I drive to see Frank regularly. A routine drive up the A3, round the M25, a crossing at Dartford and down the A12.
Frank is my bloke, and lives 150 miles away.
"A 300-mile round trip?"
"Oh," I say, "It is but the price to pay for a relationship that begins in the geographical bubble that is University."
Lucky that I quite like him really!
We shall maintain his anonymity by calling him Frank. Although a seemingly bizarre name choice, it is not a random selection and perhaps related to his inability to croon like the Great Sinatra.
Every Friday, I climb into Brian ... my trusty Ford KA. So called because he is old, reliable, quite simple and to be honest you can never really get angry at a 'Brian'. Complete with an array of goodies (of the sugary variety), liquid refreshments, and musical accompaniment, I set off on what should be, but often is not, a three and a half hour drive.
The bonus of a long -distance relationship as I am sure others will agree, there is always a date to look forward to. And, like a child at Christmas I find myself counting down the ‘sleeps’ until I see Frank. For this reason, I often find myself speeding along the motorways. ( I will admit the speed is also related to the desperation for a glass of wine to soothe away the aches and pains of the working week. A medicinal routine, which my colleagues begin at 6’oclock.)
Unfortunately, on this occasion, my simple and routine drive took a disastrous turn after paying the £1.50 toll for the Dartford Tunnel. Sadly, this is perhaps a highlight of my journey; when for one brief moment I can pretend I'm about to unknowingly enter a high-speed car chase through the tunnel with a drug-mob who have mistaken my car for that of another very speedy KA. My imagination gets the better of me...Quite often!
At Junction 28 on the M25, after all the maddening road works - which are thankfully finished, I exit and join the A12. Or, at least, I am meant to.
However, when driving for long periods of time with an impressively predictable music collection and no-one to talk to (it seems that on Friday night's my friends have better things to do than take my hands-free phone calls) one must seek alternative sources of entertainment.
So after daydreaming about a high-flying job in the city, a flat in Chelsea and a different pair of Jimmy Choos for EVERY day at the office ... I get frustrated with my materialistic goals and start to sing. Very loudly.
(I am no chart topping success, nor am I a karaoke queen but I enjoy the happy freedom of singing in the car where obviously no-one can hear or even see you when you attempt to impersonate the impressive vocal tones of the red-headed songstress of Florence and the Machine fame.)
And then, Brian sailed past the junction. Had Brian been fitted with secret microphones, listeners would have been graced with my tuneless wailing followed by a lengthy series of expletives. And even though everyone knows you never reverse on a motorway... I contemplated it. Briefly. Very Briefly.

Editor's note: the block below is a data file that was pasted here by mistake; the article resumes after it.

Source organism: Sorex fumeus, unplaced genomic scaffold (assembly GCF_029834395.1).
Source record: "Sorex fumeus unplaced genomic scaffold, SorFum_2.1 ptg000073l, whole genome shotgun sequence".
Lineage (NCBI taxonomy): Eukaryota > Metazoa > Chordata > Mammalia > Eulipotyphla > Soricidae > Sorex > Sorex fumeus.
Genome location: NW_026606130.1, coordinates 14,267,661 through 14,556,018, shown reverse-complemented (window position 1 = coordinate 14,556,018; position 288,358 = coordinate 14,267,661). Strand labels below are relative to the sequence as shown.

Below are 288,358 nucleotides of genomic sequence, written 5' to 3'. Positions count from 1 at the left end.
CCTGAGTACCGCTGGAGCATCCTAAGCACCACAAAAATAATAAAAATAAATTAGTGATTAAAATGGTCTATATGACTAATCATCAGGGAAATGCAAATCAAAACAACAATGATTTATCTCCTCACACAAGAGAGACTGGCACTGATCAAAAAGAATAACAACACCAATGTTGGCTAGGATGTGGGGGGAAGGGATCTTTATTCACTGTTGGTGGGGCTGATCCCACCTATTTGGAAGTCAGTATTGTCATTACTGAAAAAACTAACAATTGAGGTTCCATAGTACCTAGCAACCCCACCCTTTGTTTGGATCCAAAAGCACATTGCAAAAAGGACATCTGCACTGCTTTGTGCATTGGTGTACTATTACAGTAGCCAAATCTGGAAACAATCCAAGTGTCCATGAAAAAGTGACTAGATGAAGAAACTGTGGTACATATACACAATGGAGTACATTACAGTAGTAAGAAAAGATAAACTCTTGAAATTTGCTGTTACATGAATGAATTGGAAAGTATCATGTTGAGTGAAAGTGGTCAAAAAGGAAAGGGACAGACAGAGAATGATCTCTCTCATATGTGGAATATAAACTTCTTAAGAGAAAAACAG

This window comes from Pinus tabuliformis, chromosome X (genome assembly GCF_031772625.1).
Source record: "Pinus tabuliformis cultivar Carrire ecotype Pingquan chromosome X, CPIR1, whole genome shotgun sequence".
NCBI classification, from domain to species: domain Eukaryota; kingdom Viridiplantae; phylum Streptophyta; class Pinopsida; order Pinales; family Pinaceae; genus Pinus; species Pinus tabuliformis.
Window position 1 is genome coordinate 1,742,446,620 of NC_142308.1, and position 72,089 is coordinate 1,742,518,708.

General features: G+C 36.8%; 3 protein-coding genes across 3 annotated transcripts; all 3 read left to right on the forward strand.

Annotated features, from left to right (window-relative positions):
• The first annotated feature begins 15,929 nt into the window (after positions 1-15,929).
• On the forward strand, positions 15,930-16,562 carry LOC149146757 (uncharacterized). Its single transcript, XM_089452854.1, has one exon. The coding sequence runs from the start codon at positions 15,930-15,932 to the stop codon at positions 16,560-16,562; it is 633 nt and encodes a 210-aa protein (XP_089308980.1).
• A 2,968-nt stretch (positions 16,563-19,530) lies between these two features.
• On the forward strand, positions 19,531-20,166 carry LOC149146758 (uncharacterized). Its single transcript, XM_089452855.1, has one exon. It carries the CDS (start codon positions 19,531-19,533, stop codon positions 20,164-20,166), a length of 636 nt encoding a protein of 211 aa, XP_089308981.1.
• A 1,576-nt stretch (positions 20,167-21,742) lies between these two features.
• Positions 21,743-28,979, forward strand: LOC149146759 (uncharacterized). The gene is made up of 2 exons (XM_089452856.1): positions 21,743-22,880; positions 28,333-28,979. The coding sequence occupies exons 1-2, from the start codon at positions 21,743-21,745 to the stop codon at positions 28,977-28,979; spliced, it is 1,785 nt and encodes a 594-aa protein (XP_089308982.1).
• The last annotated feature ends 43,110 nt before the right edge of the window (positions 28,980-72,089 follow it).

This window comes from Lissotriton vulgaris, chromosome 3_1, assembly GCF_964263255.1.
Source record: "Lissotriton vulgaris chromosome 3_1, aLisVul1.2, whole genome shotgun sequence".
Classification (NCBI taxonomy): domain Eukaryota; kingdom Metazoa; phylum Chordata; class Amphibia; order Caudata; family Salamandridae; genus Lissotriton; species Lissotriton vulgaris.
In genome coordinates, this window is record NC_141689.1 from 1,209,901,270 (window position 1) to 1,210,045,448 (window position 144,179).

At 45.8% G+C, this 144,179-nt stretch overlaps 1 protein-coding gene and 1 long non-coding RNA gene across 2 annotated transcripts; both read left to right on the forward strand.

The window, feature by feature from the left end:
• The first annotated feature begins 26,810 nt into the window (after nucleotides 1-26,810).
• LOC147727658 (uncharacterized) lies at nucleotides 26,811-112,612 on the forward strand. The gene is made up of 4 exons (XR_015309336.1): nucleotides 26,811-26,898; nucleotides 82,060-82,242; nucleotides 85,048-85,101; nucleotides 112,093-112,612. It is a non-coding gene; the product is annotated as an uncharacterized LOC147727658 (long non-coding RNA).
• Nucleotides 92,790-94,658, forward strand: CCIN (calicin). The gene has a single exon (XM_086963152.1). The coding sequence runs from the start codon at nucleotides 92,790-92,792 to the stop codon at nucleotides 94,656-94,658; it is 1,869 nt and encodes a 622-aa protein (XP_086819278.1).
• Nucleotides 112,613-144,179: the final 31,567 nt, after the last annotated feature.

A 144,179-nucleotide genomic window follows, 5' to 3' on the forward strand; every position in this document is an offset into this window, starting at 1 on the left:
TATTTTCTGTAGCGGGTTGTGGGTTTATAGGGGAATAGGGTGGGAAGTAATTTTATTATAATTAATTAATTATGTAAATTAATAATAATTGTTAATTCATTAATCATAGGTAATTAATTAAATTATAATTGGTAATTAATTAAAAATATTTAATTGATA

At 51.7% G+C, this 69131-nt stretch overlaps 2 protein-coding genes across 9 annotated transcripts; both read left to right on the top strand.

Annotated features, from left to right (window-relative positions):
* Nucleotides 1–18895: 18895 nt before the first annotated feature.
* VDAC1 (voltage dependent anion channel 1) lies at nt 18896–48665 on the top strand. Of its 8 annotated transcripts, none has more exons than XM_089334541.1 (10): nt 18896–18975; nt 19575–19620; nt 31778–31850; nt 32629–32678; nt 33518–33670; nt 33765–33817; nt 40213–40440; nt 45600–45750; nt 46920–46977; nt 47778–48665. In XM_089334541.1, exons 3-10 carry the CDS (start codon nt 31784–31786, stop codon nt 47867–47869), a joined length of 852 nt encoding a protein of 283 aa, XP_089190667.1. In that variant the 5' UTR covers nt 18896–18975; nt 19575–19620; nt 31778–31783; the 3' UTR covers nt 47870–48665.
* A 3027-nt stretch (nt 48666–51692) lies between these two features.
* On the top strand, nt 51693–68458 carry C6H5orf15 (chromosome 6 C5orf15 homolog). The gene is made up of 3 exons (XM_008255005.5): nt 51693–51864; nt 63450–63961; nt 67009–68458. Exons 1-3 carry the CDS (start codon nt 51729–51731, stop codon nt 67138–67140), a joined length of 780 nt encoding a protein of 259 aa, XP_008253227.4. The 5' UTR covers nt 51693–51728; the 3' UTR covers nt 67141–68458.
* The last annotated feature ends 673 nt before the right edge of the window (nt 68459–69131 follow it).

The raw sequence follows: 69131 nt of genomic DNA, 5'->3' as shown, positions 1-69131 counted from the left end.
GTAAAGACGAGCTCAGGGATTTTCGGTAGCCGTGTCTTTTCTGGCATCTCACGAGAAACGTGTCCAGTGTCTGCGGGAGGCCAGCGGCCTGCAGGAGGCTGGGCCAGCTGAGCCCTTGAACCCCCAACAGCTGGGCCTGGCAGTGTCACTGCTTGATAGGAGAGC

Thankfully, Brian keeps a Satellite Navigation system in his glove compartment. Plugging in to a faulty cigarette lighter and attempting destination programming on the M25 surrounded by lorries is not advisable, and is a skill I have yet to perfect. So, I pulled on to the hard shoulder to re-navigate. Driving back on myself seemed an utterly pointless and very frustrating option.
But my sat-nav didn't work. I will not stoop to such levels as ‘naming and shaming’ the incompetency of my particular choice of electronic engineering, but it sounds like pom-pom and let me down when I needed it most. And before you ask - yes it was charged!
My radio was still turned up loud, and I was preoccupied with my sat-nav (if in doubt, beat it) so I didn’t see the 4x4 with flashing lights pull up behind me. Or see the man in uniform approach. It wasn’t until he hammered on the window ( and make me jump so much my bottom left the seat) that I realised he was there.
“Everything alright Miss?”
Note: Always suck up to uniformed men; they might let you off with a warning. But if he is a highways officer and not a policeman like this lovely gentleman was, then don’t panic.
I explained my predicament.
“So do I come back on myself or go up the M11?”
He had a heavy East London accent, and in my first (and hopefully last ) 5 minutes of being a stranded damsel in distress I was not allocated an officer with the boyishly good looks of Jude Law (who is obviously nothing on Frank!), but the rotund and balding Ray – he politely introduced himself.
His advice: to drive back on myself.
I ignored it. And opted for the M11.
And – without map or functioning satellite navigation system, I embarked upon on unfamiliar motorway. Under Frank’s instruction, I followed signs for Stansted and the A120 and eventually I would rejoin the A12. Lovely. Having faith in my ability to self-navigate uncovered territory Brian and I drove into the previously unexplored depths of Essex.
Finally at 11.40pm, five hours after leaving work and two necessary service station stops later, I arrived at Frank’s flat.
Perhaps the most distressing thing about the trials and tribulations of this journey is that if it had not been for seeing Frank in rainy Ipswich - the time taken and the money spent on petrol for Brian to consume could have gone on flights to somewhere hot!
I would like to thank the staff of Costa and Starbucks at the Clackett Lane and M11 services for keeping a weary traveller hydrated on her journey.